Frequently Asked Questions

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Q: What does EEv stand for in the EEvCarrier™? A:

A: EEv is an acronym for Extra Evaluation Card. We named our proprietary card EEv because it provides something “extra” that no other evaluation device can – accurate, easy detection of lead and other dangerous metals in the blood of newborn babies and infants.

Q: Is the EEvCarrier™ patented?

A:  Our decontamination protocol is patented, and the EEvCarrier is trademarked and there are patents pending for it – No. 61/803674 and No. 62/340261, filed by Dr. Funk, Dr. McDade, and Dr. Unger under the patronage of Northwestern University. They describe our proprietary heavy-metals-free EEvCarrier, as well as our patented decontamination protocol.

Q: Is there peer-reviewed scientific content that demonstrates the applicability of the EEvCarrier™ for lead screening?

A: Of course! Please click here to view a sample of peer-reviewed scientific content regarding the EEvCarrier.

Q: Who will contact me regarding my child’s heavy-metal testing results?

A: The lab will return screening results to your pediatrician, and their office will contact you.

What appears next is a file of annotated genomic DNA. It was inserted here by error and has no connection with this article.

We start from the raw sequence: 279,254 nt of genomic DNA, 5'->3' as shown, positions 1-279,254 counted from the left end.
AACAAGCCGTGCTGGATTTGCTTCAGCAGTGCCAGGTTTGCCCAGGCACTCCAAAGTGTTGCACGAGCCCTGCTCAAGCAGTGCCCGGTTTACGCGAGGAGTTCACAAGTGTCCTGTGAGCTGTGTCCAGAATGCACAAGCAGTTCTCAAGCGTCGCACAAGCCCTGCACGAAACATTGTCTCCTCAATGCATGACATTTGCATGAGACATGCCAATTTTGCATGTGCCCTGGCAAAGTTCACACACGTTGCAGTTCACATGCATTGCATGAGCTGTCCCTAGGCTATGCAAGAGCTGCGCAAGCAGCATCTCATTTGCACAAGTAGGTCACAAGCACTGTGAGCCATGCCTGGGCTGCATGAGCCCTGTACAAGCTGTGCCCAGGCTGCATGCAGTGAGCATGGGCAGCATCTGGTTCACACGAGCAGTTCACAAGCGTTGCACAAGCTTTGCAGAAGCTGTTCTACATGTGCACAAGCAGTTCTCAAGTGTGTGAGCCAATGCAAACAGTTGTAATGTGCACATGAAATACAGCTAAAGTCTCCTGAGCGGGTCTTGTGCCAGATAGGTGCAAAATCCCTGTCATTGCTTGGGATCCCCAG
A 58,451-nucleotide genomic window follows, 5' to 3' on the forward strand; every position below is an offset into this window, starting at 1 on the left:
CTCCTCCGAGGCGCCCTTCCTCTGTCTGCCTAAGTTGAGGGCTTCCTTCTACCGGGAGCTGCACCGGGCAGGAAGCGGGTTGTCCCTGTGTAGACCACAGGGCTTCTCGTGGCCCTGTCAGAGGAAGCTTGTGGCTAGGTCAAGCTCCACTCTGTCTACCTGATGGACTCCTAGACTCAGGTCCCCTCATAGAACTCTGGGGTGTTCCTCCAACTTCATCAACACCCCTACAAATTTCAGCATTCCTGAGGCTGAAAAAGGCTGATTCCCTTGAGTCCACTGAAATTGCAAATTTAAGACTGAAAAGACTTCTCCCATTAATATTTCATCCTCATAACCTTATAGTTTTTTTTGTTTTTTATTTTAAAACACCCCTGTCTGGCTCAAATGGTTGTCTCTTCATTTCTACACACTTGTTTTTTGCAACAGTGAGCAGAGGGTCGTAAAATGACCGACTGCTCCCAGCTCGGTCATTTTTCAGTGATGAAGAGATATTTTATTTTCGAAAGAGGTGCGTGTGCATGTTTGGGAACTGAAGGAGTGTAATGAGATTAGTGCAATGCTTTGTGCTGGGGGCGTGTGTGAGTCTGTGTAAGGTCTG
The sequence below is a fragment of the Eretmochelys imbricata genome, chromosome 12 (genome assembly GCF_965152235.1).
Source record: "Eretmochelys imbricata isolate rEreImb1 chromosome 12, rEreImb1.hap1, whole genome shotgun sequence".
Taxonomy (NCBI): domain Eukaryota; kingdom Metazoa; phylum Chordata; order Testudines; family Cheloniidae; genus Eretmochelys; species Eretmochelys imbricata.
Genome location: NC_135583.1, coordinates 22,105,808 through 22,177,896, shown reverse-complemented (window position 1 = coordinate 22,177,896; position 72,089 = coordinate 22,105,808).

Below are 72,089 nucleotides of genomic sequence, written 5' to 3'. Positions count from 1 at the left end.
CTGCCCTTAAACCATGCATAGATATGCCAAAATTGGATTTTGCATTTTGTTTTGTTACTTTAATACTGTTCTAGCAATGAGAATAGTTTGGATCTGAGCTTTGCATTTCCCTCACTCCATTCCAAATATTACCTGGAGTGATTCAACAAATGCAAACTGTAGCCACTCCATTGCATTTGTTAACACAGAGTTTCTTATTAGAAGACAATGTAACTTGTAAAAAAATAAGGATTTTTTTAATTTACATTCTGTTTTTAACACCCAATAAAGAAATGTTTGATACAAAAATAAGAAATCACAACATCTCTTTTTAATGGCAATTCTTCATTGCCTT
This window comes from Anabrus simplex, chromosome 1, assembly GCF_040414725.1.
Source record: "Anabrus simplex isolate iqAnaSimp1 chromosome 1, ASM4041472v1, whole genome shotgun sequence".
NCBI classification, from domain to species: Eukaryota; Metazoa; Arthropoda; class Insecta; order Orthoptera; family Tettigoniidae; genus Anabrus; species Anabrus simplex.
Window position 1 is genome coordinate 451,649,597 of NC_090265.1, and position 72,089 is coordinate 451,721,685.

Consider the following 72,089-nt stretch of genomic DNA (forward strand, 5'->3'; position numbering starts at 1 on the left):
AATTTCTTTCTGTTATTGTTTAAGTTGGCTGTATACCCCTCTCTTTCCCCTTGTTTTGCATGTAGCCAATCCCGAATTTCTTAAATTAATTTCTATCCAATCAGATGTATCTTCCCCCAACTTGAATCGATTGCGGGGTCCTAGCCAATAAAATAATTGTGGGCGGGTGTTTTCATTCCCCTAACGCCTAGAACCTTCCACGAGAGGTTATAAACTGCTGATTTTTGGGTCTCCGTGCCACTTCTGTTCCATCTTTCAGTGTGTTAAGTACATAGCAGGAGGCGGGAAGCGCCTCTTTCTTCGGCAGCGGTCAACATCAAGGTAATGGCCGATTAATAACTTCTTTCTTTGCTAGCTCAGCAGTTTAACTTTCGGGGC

Q: What are the risks and benefits of this testing for my baby?

A:  This blood screening holds no real risks for newborns; it’s simply one additional drop of blood from a heel-stick the baby is already receiving. But the testing benefits may be profound, as the EEvCarrier offers the earliest possible detection of any blood lead level and, therefore, the fastest possible health intervention, as well as the opportunity to prevent devastating abnormalities and limit developmental damage to your child’s brain and nervous system.

Q: Is the EEvCarrier™ only for infants?

A: No. The EEvCarrier™ was designed to coordinate with newborn heel-stick screenings, but its ability to detect heavy metals is ageless. Young children, adults, and – importantly – pregnant women can all benefit from the easy, early lead detection the EEvCarrier™ provides.

Q: If my baby’s blood show high lead levels, then how do we fix it?

A: The Center for Disease Control’s Advisory Committee for Childhood Lead Poisoning Prevention provides specific recommendations regarding follow-up and treatment of newborns and infants exposed to lead. Follow-up treatment will differ depending upon the child’s blood lead level, but might include health education, environmental investigation of the child’s home or other locations the child frequents, or chelation therapy, which removes lead from the blood.

Q: Will my child’s blood be used for further research?

A: No. If our screening suggests widespread toxic exposure, then further research will need to be done, but will affect only future newborns whose parents grant consent.

Q: How long does it typically take to receive heavy-metal testing results?

A: Our current turnaround time for screening results is about a week.

Q: Whom should I contact with further questions or concerns?

A: Feel free to call EnMed MicroAnalytics’ lab services at 888.428.6644, extension 1; if we can’t answer your question or address your concern immediately, then we’ll get back to you by the end of the next business day.